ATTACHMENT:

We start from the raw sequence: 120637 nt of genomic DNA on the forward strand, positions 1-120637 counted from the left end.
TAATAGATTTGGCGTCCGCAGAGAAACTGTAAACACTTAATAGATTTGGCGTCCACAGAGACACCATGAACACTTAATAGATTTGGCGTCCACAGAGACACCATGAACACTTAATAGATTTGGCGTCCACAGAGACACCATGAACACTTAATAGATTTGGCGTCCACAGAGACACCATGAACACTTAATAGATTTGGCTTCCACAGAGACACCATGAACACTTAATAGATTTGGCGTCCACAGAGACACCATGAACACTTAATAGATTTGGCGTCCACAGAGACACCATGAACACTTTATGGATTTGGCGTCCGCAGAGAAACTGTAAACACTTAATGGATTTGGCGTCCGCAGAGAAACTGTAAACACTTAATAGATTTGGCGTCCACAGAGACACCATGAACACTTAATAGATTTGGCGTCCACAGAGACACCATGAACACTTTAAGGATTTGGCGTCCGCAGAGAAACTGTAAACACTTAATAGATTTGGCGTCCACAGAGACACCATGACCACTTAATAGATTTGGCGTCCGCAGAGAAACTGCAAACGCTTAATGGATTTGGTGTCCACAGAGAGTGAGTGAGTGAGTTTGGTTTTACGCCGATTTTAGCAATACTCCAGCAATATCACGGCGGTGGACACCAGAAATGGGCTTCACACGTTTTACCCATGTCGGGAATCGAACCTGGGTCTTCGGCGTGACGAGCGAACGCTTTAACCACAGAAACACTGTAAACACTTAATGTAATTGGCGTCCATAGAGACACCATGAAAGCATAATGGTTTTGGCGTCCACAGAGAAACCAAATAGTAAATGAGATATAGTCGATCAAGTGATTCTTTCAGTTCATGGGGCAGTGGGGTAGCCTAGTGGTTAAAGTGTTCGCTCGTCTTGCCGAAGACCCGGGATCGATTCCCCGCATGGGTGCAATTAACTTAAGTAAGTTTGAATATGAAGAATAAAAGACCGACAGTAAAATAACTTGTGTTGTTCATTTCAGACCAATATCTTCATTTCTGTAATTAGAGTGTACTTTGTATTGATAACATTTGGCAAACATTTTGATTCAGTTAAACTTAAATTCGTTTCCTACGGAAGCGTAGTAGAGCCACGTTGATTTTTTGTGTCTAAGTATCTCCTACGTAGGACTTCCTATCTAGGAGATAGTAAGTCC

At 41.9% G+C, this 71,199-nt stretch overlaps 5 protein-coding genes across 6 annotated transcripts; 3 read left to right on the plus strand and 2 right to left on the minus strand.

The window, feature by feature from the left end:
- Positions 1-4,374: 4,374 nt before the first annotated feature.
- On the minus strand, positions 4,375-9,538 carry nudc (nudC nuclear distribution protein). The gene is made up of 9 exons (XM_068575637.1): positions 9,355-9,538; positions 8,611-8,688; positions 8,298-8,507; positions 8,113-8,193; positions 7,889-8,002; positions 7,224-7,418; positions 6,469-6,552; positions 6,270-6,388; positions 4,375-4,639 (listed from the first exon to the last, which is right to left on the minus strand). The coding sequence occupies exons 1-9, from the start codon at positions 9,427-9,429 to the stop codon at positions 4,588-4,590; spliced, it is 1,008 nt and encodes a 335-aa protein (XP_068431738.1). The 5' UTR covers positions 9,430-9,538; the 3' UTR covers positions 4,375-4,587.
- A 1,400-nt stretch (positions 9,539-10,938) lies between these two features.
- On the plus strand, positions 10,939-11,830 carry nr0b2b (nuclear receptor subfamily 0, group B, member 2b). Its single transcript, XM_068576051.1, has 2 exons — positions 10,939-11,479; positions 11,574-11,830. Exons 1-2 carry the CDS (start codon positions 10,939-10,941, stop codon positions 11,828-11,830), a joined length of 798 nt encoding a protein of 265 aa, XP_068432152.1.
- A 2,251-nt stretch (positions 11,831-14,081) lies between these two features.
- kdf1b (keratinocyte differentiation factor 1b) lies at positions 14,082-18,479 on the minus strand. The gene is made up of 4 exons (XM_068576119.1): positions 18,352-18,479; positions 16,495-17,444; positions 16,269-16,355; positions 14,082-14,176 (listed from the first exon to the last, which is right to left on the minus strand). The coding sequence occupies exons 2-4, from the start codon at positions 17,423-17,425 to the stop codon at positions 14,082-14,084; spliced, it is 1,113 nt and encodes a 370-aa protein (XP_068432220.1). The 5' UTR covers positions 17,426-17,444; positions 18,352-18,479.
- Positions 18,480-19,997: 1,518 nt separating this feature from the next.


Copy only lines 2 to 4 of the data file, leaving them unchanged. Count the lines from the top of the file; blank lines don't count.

TAATAGATTTGGCGTCCGCAGAGAAACTGTAAACACTTAATAGATTTGGCGTCCACAGAGACACCATGAACACTTAATAGATTTGGCGTCCACAGAGACACCATGAACACTTAATAGATTTGGCGTCCACAGAGACACCATGAACACTTAATAGATTTGGCGTCCACAGAGACACCATGAACACTTAATAGATTTGGCTTCCACAGAGACACCATGAACACTTAATAGATTTGGCGTCCACAGAGACACCATGAACACTTAATAGATTTGGCGTCCACAGAGACACCATGAACACTTTATGGATTTGGCGTCCGCAGAGAAACTGTAAACACTTAATGGATTTGGCGTCCGCAGAGAAACTGTAAACACTTAATAGATTTGGCGTCCACAGAGACACCATGAACACTTAATAGATTTGGCGTCCACAGAGACACCATGAACACTTTAAGGATTTGGCGTCCGCAGAGAAACTGTAAACACTTAATAGATTTGGCGTCCACAGAGACACCATGACCACTTAATAGATTTGGCGTCCGCAGAGAAACTGCAAACGCTTAATGGATTTGGTGTCCACAGAGAGTGAGTGAGTGAGTTTGGTTTTACGCCGATTTTAGCAATACTCCAGCAATATCACGGCGGTGGACACCAGAAATGGGCTTCACACGTTTTACCCATGTCGGGAATCGAACCTGGGTCTTCGGCGTGACGAGCGAACGCTTTAACCACAGAAACACTGTAAACACTTAATGTAATTGGCGTCCATAGAGACACCATGAAAGCATAATGGTTTTGGCGTCCACAGAGAAACCAAATAGTAAATGAGATATAGTCGATCAAGTGATTCTTTCAGTTCATGGGGCAGTGGGGTAGCCTAGTGGTTAAAGTGTTCGCTCGTCTTGCCGAAGACCCGGGATCGATTCCCCGCATGGGTGCAATTAACTTAAGTAAGTTTGAATATGAAGAATAAAAGACCGACAGTAAAATAACTTGTGTTGTTCATTTCAGACCAATATCTTCATTTCTGTAATTAGAGTGTACTTTGTATTGATAACATTTGGCAAACATTTTGATTCAGTTAAACTTAAATTCGTTTCCTACGGAAGCGTAGTAGAGCCACGTTGATTTTTTGTGTCTAAGTATCTCCTACGTAGGACTTCCTATCTAGGAGATAGTAAGTCC

At 41.9% G+C, this 71,199-nt stretch overlaps 5 protein-coding genes across 6 annotated transcripts; 3 read left to right on the plus strand and 2 right to left on the minus strand.

The window, feature by feature from the left end: